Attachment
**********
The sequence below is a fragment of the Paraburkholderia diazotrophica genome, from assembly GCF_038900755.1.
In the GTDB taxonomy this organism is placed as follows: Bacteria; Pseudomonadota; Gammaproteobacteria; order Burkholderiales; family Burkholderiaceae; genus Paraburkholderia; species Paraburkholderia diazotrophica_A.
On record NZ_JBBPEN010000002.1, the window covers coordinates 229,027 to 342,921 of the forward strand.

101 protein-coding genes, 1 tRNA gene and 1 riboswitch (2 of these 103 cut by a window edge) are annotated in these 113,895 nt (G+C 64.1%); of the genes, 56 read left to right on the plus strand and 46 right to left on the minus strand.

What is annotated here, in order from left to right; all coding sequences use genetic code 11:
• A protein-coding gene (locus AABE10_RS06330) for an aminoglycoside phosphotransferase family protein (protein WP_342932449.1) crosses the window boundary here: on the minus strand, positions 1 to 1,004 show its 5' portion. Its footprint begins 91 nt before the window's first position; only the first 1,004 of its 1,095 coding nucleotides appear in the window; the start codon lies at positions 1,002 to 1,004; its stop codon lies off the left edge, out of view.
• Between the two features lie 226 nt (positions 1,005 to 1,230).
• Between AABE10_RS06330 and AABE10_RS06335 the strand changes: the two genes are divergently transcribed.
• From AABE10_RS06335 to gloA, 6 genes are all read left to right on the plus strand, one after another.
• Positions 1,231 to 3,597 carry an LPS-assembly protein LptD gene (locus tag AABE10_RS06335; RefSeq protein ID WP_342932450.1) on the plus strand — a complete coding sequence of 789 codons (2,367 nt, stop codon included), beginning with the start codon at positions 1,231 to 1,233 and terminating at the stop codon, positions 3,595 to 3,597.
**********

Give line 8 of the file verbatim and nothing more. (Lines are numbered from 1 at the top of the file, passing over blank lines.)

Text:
• Between AABE10_RS06330 and AABE10_RS06335 the strand changes: the two genes are divergently transcribed.